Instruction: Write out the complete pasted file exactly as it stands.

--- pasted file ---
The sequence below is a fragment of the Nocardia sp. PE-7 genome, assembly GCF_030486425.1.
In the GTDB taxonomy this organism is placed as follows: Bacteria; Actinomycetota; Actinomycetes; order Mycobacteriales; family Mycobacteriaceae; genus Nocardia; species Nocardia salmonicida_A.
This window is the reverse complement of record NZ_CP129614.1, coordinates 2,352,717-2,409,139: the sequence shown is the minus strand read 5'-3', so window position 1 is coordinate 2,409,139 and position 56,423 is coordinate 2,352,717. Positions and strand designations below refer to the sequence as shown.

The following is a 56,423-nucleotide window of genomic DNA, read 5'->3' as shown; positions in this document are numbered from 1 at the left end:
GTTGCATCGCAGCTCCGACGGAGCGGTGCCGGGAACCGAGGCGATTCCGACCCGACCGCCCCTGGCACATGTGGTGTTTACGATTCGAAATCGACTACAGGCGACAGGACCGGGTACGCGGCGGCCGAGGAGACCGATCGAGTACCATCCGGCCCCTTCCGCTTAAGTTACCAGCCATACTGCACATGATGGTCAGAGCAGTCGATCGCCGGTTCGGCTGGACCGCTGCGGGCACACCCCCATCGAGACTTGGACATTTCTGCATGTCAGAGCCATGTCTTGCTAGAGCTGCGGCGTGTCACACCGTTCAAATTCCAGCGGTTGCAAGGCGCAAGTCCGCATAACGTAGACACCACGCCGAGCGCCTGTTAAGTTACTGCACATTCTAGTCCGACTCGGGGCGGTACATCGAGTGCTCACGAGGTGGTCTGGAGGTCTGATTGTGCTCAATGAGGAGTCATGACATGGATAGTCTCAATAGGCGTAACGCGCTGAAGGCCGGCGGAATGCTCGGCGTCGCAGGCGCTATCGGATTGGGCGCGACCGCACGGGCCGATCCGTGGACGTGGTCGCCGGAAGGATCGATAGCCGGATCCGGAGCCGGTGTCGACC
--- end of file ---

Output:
The sequence below is a fragment of the Nocardia sp. PE-7 genome, assembly GCF_030486425.1.
In the GTDB taxonomy this organism is placed as follows: Bacteria; Actinomycetota; Actinomycetes; order Mycobacteriales; family Mycobacteriaceae; genus Nocardia; species Nocardia salmonicida_A.
This window is the reverse complement of record NZ_CP129614.1, coordinates 2,352,717-2,409,139: the sequence shown is the minus strand read 5'-3', so window position 1 is coordinate 2,409,139 and position 56,423 is coordinate 2,352,717. Positions and strand designations below refer to the sequence as shown.

The following is a 56,423-nucleotide window of genomic DNA, read 5'->3' as shown; positions in this document are numbered from 1 at the left end:
GTTGCATCGCAGCTCCGACGGAGCGGTGCCGGGAACCGAGGCGATTCCGACCCGACCGCCCCTGGCACATGTGGTGTTTACGATTCGAAATCGACTACAGGCGACAGGACCGGGTACGCGGCGGCCGAGGAGACCGATCGAGTACCATCCGGCCCCTTCCGCTTAAGTTACCAGCCATACTGCACATGATGGTCAGAGCAGTCGATCGCCGGTTCGGCTGGACCGCTGCGGGCACACCCCCATCGAGACTTGGACATTTCTGCATGTCAGAGCCATGTCTTGCTAGAGCTGCGGCGTGTCACACCGTTCAAATTCCAGCGGTTGCAAGGCGCAAGTCCGCATAACGTAGACACCACGCCGAGCGCCTGTTAAGTTACTGCACATTCTAGTCCGACTCGGGGCGGTACATCGAGTGCTCACGAGGTGGTCTGGAGGTCTGATTGTGCTCAATGAGGAGTCATGACATGGATAGTCTCAATAGGCGTAACGCGCTGAAGGCCGGCGGAATGCTCGGCGTCGCAGGCGCTATCGGATTGGGCGCGACCGCACGGGCCGATCCGTGGACGTGGTCGCCGGAAGGATCGATAGCCGGATCCGGAGCCGGTGTCGACC